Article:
Former U.S. president Bill Clinton has lost 30 pounds and feels healthier than ever after switching to a mostly vegan diet in 2011. Clinton said undergoing heart surgery in 2010 gave him the wake-up call he needed to drastically overhaul his diet.
“I’ve stopped eating meat, cheese, milk … no dairy at all,” Clinton told AARP magazine. While most people diet to look better, Clinton was motivated a desire to live longer.
“I wanted to live to be a grandfather,” said Bill, whose daughter Chelsea married in 2010. “So I decided to pick the diet that I thought would maximize my chances of long-term survival.”
The 6-foot-2 Clinton said his vegan diet is responsible for his 30-pound weight loss and his boundless energy. He said eliminating animal protein from his diet was surprisingly easy.
The main thing that was hard for me actually — much harder than giving up meat, turkey, chicken and fish — was giving up yogurt and hard cheese. I love that stuff, but it really made a big difference when I did.”
Clinton, who has a family history of heart disease and was overweight since childhood, previously credited his vegan diet for saving his life. “I was lucky I did not die of a heart attack [in 2004],” he said in August 2012.
In 2004, Clinton underwent a quadruple heart bypass surgery and in 2010 had two stents placed in his coronary artery. The surgeries led to a dietary epiphany when the former president realized that his poor eating habits and sedentary lifestyle had ruined his health.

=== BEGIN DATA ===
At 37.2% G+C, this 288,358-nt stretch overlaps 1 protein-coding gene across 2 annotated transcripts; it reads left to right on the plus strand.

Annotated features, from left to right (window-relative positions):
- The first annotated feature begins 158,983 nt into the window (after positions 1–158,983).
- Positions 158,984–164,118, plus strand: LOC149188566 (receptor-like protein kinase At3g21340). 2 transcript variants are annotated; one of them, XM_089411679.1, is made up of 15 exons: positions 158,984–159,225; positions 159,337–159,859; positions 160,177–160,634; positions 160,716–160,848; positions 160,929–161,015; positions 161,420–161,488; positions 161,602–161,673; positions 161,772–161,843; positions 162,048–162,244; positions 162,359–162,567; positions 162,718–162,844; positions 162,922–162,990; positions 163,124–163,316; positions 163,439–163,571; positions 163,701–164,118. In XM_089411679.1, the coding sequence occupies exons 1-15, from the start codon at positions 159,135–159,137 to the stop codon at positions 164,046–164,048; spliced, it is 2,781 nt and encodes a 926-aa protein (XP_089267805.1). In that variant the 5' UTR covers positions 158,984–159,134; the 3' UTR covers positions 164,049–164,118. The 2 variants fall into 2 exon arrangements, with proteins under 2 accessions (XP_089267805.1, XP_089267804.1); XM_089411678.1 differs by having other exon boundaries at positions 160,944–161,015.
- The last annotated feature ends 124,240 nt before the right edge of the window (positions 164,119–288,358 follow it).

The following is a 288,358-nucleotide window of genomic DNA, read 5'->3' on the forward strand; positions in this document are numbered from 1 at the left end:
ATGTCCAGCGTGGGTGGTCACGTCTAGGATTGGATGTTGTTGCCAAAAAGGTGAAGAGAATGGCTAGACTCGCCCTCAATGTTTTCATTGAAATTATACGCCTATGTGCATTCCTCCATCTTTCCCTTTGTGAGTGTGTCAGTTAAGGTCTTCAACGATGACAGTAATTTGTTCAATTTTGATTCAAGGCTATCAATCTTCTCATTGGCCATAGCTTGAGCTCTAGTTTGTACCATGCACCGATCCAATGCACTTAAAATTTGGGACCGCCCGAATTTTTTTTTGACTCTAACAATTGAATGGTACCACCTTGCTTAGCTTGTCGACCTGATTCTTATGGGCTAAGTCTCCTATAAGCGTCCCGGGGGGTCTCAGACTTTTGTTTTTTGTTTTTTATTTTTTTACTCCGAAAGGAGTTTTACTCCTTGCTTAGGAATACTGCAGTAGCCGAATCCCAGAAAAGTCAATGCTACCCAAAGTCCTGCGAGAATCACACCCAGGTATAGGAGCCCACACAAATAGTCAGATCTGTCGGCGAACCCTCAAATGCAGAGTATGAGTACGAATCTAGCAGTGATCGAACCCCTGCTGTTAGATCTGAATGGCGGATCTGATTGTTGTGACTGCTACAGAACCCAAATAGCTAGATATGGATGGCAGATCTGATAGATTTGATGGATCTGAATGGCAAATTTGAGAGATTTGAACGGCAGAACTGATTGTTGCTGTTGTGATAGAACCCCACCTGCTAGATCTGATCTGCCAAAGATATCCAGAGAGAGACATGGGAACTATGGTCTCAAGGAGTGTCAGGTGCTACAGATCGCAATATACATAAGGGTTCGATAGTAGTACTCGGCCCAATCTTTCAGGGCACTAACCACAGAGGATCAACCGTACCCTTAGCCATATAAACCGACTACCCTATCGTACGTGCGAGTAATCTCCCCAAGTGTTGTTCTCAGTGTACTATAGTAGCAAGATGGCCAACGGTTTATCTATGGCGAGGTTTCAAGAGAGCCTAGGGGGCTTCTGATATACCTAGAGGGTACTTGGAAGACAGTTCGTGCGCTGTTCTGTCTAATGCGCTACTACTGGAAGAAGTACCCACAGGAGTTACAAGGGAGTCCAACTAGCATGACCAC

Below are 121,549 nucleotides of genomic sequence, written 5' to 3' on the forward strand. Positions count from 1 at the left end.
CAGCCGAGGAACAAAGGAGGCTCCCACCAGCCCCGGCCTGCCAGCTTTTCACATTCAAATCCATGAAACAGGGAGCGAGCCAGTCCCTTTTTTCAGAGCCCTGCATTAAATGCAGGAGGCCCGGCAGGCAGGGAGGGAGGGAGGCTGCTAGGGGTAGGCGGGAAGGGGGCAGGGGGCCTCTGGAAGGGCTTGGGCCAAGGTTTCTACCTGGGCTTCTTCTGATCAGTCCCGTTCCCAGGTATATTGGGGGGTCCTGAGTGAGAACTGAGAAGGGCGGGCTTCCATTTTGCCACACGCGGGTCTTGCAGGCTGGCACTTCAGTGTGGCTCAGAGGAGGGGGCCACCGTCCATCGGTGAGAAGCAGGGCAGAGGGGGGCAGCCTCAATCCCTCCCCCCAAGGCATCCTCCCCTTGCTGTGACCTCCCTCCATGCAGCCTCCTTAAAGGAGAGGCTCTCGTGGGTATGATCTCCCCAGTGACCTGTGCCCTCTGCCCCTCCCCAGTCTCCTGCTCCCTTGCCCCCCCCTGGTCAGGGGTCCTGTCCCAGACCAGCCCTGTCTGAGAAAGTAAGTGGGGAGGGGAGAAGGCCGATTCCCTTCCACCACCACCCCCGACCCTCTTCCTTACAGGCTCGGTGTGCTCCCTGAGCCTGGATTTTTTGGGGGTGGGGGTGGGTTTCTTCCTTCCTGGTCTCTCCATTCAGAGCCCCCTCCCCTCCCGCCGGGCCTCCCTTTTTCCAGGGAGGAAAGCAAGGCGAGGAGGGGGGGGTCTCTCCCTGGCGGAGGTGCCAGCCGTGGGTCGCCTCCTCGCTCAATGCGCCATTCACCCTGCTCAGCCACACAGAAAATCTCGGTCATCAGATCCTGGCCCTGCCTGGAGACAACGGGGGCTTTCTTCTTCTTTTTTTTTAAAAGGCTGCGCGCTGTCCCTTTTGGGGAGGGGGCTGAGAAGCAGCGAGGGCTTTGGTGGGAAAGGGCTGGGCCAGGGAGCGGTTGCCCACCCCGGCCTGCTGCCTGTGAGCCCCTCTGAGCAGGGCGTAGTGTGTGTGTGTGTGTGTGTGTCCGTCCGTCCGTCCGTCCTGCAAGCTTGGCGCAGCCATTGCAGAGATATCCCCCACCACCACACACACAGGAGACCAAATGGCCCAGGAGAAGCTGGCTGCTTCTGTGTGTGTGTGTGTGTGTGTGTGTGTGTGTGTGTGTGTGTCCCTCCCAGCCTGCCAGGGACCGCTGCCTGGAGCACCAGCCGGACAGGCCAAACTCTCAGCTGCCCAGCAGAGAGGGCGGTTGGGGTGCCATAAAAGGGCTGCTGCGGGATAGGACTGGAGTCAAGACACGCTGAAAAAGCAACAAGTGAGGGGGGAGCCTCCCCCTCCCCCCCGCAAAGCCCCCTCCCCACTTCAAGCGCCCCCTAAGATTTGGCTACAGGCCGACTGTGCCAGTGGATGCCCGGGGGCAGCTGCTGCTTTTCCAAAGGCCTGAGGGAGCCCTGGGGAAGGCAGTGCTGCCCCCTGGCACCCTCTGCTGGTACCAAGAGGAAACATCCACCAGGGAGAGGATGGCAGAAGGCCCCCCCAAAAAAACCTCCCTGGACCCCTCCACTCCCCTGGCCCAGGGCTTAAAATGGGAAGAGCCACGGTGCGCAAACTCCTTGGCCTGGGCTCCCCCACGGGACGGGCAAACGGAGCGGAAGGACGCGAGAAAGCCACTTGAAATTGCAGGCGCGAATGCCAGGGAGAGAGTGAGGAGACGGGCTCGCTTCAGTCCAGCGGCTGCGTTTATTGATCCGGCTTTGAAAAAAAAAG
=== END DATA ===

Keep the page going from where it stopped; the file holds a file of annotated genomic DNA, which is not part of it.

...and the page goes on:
Clinton isn’t a strict vegan because he has organic salmon or eggs once a week, but his daily diet is largely plant-based. After changing his diet, he also began exercising daily, and now walks two or three miles a day, lifts weights and plays golf.
Clinton’s veganism has inspired other celebrities to embrace a plant-based diet, including actress Michelle Pfeiffer and MSNBC host Al Sharpton, who has lost over 176 pounds.
The age-defying health and weight loss benefits of a vegan diet are no surprise to Dr. David Katz, director of Yale University’s Prevention Research Center.
“A diet of minimally processed foods close to nature — predominantly plants — is decisively associated with health promotion and disease prevention,” said Dr. Katz, author of Disease-Proof.
Dr. Neal Barnard agrees. “Studies suggest that free radicals [toxic molecules that form in the body] contribute to aging,” said Barnard, author of 21-Day Weight Loss Kickstart.
A vegan diet, rich in fruits and vegetables, is full of antioxidants which help protect the body from damage by free radicals.”
Bill Clinton, who was addicted to fast food for years, said being healthy is a reward onto itself, but also a gift we give to those we love.
“A lot of people who are busy and stressed feel that eating and being comfortable is their reward, [but] you have a responsibility to try to be as healthy as possible [for your family],” said Clinton.